Veterinary visits can be very stressful for nervous or fearful cats and dogs. Patient stress can be reduced by leaving cats in their carriers for as long as possible and by not approaching fearful dogs. To enjoy petting, many animals need to have a history of trust and reinforcement. Staff members should avoid petting dogs and cats that indicate that they do not want to be touched. If a patient does not approach you willingly, do not force the issue. However, when it is time for the physical examination, be expedient without using quick movements that might scare the patient; if necessary, give the patient a break from physical contact. When examining cats and birds, perform as much of the examination as possible with your eyes before handling the patient. To decrease the amount of touching, try to limit the number of helpers.

    To weigh patients in a low-stress manner, weigh cats inside their carriers and use food to lure dogs onto the scale. When the doctor needs you to remove the cat from its carrier, weigh the carrier without the cat and subtract the carrier’s weight to obtain the cat’s weight. Ask the client if you can write the carrier’s weight on the carrier (or tape it to the carrier) so that the weight is visible for the next visit. If a client puts a towel or bedding in the carrier, it must either be removed before weighing the cat in the carrier or be weighed separately so that the result can be subtracted from the cat’s weight. If a cat is cowering at the back of its carrier, do not shake it out onto the table or grab it by the scruff to remove it. Instead, remove the top of the carrier, if possible. If the cat is stressed enough to react, lay a towel over the cat while it is still in the bottom portion of the carrier. Keep the towel on top of the cat as you remove it from the carrier, and leave the cat under the towel or let it hide its head in the crook of your arm.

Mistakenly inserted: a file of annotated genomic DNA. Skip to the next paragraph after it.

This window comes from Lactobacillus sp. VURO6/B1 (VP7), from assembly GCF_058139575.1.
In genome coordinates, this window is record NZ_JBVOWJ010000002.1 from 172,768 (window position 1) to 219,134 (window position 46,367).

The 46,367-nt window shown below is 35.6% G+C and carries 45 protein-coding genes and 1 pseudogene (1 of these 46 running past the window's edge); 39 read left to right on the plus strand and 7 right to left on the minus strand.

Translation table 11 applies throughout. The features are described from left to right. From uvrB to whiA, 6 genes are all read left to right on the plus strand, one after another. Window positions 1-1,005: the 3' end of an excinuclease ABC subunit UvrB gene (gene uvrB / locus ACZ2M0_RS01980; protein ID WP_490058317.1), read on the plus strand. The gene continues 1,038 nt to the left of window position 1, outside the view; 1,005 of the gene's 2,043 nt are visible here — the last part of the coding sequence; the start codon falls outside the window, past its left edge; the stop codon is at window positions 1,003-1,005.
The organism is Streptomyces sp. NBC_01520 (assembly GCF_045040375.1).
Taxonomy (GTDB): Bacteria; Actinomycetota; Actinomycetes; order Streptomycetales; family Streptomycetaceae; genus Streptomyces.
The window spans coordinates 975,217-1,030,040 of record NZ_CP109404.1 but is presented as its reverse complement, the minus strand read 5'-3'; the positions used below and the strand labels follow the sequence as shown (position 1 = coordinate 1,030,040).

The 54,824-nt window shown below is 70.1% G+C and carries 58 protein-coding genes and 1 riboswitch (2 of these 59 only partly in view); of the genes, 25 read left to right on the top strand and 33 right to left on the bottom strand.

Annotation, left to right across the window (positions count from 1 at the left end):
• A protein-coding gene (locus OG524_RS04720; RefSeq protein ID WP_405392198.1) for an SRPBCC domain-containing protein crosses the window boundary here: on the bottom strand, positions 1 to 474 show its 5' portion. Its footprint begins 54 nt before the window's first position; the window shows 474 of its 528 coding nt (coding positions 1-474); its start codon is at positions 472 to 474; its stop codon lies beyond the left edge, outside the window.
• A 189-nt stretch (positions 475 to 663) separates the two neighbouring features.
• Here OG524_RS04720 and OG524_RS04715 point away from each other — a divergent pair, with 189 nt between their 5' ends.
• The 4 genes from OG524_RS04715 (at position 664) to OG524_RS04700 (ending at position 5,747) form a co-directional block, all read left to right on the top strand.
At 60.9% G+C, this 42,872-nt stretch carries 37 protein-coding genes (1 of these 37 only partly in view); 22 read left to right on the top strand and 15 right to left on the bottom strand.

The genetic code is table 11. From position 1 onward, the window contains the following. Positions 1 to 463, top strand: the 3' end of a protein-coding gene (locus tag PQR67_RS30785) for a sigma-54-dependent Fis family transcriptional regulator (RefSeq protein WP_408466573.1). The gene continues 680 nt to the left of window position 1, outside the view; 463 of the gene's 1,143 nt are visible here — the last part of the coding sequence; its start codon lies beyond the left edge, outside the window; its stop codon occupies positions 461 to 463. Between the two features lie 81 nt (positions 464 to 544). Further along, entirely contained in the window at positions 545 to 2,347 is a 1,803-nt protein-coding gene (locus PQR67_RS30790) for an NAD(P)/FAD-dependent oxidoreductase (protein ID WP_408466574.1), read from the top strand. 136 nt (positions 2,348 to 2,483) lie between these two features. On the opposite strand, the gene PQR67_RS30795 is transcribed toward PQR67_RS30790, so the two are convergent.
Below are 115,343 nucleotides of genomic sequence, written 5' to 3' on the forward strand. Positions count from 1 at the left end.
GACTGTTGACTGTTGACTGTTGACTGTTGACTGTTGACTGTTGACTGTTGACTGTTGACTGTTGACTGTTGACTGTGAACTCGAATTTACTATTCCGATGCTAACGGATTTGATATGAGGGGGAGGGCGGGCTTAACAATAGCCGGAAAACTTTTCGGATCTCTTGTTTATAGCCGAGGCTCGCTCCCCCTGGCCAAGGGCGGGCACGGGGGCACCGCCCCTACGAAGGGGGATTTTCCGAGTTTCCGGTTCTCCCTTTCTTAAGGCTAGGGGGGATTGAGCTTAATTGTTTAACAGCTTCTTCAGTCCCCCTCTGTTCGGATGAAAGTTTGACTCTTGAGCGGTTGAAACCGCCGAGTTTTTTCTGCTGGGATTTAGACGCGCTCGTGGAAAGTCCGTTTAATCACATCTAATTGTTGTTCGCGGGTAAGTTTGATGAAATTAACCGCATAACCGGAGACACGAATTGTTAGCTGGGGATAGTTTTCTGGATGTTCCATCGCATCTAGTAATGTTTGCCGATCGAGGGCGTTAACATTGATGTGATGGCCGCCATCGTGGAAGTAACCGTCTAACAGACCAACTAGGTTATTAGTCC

Reduce Environmental Stimuli

    Environmental stimuli should be reduced to help decrease patient stress. This is important for cats but can also help nervous dogs. For example, do not talk loudly while drawing blood. For nervous cats, lower the lights, turn off music, and use a small, quiet room instead of a busy room.

    Removing a cat from the examination room and walking it to the treatment room can elevate the cat’s stress level. At my clinic, all blood draws are performed in the examination room; clients who do not want to be present are welcome to go to the lobby for a cup of coffee. If you need to relocate a cat, wrap it in a towel and block its view of the hospital. Before you move the cat, ensure that the place you will be taking it does not have activity that will elevate the cat’s stress. Prepare anything you will need for the procedure so that you can begin immediately after the cat is moved. If a cat is nervous enough to be wrapped in a towel, take a few seconds to listen to the sounds in the hospital: What do you hear? Are dogs barking in the kennel? Is someone vacuuming? The more that environmental stimuli are reduced, the better your feline patients will do.

    Remove Leashes and Choke Collars

    Owners of overly friendly dogs may keep them on a tight leash, which can increase a dog’s anxiety and desire to jump. Clients are often embarrassed by their dogs’ “bad” behavior, so they may punish their pets with a yank on the leash or slap on the rump. However, it is important for the examination room to be free of punishment. This will help you gauge how comfortable the dog is with you.